Marshall mired in rare home slump
HUNTINGTON - From time to time, I've told people Marshall football will be formidable again when the team plays almost as well on the road as it does at home.
The Thundering Herd's 54-17 loss Saturday night to Central Florida shot a giant hole in that theory, now didn't it? All of a sudden, this MU team plays better on the road than it does in the friendly confines of Joan C. Edwards Stadium.
Much better, it seems.
Marshall had to kick, scratch and claw its way past Rice in double overtime on a hot, stuffy Houston day in an empty stadium. The Owls are 3-6, but have showed they are much better with quarterback Taylor McHargue healthy. Looking at their remaining schedule (Tulane, Southern Methodist, Texas-El Paso), they can salvage 6-6.
The Herd pick-sixed its way to a 28-point deficit at Purdue, but had a peep at cutting that margin to eight. The second half of that 51-41 setback was a no-asterisk great effort.
At Southern Mississippi, Marshall squeezed the life out of the home team. The Golden Eagles were 0-6 coming in, yes, but were coming off a double-overtime loss to UCF and had several players back from their 2011 Conference USA championship season.
But Marshall scored 59 points, the most on the road since 1927, and hazed Southern Miss quarterback Anthony Alford until his benching. In the stands, Alford's mother got in an altercation with disgusted fans and was arrested, an incident that has drawn 32,000 looks on YouTube (search for "usm crazy momma").
"Disorderly" sums up the state of the USM program now. In a 44-17 loss to Rice, a long snap bounced off the three-man shield in front of punter Peter Boehme.
'Nuff said. Marshall's program is in better shape than that, and in better shape than it was in 2007 when it started 0-7.
But that doesn't make Saturday's debacle, the third home loss in a row, any easier to swallow. The 22,563 poncho-draped fans deserved better.
They didn't deserve to see:
I'll say it again: Under the new kickoff rules, no major-college team should ever give up a KO-return touchdown. It shouldn't have to squib or pooch-kick to avoid one, either. I joke that a team, upon giving up such a TD, should forfeit on the spot.
So should the Herd forfeit the next game, too?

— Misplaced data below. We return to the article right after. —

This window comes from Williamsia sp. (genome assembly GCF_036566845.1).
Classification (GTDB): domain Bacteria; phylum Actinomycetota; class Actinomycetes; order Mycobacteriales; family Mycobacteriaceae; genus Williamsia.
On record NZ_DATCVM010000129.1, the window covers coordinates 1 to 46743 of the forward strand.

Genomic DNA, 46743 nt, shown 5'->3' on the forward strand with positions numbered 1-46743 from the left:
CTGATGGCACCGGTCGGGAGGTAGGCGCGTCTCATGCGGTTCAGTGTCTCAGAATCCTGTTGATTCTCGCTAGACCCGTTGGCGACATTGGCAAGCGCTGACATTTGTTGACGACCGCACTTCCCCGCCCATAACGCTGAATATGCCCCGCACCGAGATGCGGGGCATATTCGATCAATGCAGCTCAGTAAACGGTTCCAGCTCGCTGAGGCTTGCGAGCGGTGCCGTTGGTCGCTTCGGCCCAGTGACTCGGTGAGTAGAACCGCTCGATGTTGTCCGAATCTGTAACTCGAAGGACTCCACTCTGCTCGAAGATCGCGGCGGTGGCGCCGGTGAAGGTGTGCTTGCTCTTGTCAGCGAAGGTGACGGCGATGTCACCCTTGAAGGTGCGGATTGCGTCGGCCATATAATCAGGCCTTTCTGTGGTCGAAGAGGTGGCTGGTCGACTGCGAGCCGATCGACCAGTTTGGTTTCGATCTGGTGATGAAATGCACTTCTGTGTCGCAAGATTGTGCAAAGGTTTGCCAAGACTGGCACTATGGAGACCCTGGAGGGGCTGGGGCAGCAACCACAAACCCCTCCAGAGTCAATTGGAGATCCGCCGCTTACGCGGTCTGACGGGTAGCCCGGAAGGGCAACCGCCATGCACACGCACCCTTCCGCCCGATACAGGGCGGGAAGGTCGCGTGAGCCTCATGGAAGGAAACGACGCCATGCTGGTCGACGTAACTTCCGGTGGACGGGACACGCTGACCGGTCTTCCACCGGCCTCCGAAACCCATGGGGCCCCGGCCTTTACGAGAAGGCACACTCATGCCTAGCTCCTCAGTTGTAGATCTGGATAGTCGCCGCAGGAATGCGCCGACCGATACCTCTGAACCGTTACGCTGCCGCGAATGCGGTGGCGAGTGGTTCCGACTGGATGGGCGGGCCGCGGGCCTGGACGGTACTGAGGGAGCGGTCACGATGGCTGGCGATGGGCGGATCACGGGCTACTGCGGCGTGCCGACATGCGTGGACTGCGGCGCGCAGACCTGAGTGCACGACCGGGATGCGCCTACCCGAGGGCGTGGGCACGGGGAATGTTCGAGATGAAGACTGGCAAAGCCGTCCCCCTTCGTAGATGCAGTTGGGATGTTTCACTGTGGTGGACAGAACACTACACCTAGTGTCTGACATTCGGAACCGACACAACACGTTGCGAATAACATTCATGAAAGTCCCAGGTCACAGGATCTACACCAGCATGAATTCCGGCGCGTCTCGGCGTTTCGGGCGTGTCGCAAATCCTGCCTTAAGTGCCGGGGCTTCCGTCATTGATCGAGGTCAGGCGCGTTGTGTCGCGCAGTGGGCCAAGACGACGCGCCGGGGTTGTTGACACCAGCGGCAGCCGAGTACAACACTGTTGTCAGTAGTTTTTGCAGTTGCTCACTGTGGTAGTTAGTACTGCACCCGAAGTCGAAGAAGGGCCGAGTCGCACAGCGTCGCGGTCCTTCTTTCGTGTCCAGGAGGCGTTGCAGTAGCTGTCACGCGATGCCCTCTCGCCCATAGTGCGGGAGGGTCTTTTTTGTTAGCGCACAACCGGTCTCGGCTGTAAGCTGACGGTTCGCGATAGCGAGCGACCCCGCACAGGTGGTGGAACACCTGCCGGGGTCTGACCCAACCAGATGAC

"We had no issues last week [at Southern Miss]," said MU coach Doc Holliday. "We were excellent because our guys ran down and made plays. We didn't change the kickoff this week - we lined them up in the same place, we kicked the ball in the same place, we had guys right there.
"He's a good returner but still, you've got to make the play when you're there."
On a third-and-10, Blake Bortles hit Jeff Godfrey down the right sideline for 33 yards. On a third-and-10, Bortles pulled the ball down and escaped onrushing linebacker Deon Meadows for 12 yards.
Down 7-3 at the time, the Herd was bailed out on that drive by a Billy Mitchell interception, but that good feeling lasted only to the next UCF third down. That's when Bortles, seeing a face full of Cortez Carter on third-and-8, calmly delivered a screen pass to running back Latavius Murray for 18 yards.
Two plays later, receiver J.J. Worton sneaked past linebacker D.J. Hunter (not a mismatch, actually) for a 29-yard catch to the Marshall 2. Murray scored to make it 14-3, and the rout was on.
It has occurred to me: Charlie Taaffe, the UCF offensive coordinator who spent 10 years as head coach of The Citadel, has defeated four different Marshall staffs - George Chaump (1988), Jim Donnan (1990), Mark Snyder (2009-10) and Holliday (2011-12).
There were seven drops in the first half - Gator Hoskins two, Aaron Dobson two, Kevin Grooms one, Antavious Wilson one and C.J. Crawford one. Three came on third downs, ending drives, and Dobson had two.
You've got to catch those. Herd receivers did a much better job in the Tulsa game and had a good chance to knock off the West Division leader in a scorefest; in the UCF game, a chance at 21 or 28 points turned into a single field goal.
"Those are great guys. They've been making great catches all year," said Cato. "Spectacular catches, one-handed catches, diving catches and everything. So they're human. The best are going to drop balls and I don't blame any of them. They make me look good."
In the case of Dobson, NFL evaluators won't be as forgiving - much like Josh Davis in 2004, his stock is dropping with every ball that hits the carpet. In the twilight of his college career, Dobson must step up his game.
The two kickoff returns contributed, but the UCF offense scored six touchdowns, five on drives of 75 yards or longer. The last was a 15-play, 99-yard march that chewed up 10 minutes, 10 seconds and had the positive effect of speeding up the game's end.
Still, the time of torture was 3 hours, 23 minutes, two minutes shorter than Game 3 of the World Series.
So what's next? The East Division race is all but over, but Marshall's season is not dead at 3-5, 2-2.
The next two games come against 1-7 teams, Memphis and Alabama-Birmingham. A welcome development, but recent history dictates that one of these games will be a close call.
Memphis is up first, at 2 p.m. Saturday at Edwards Stadium. The only way to get 20,000 there is to set up two basketball goals in the south end zone and bring the real Tigers in for a pickup game against coach Tom Herrion's Herd hoopsters.
Otherwise, it would behoove the Herd football team to play better in its own house. Marshall has never lost four in a row in Edwards Stadium, and hasn't lost four straight at home since 1981.
If it happened in 1981, chances are an MU football team doesn't want to repeat it.
Reach Doug Smock at 304-348-5130 or firstname.lastname@example.org or follow him at twitter.com/dougsmock.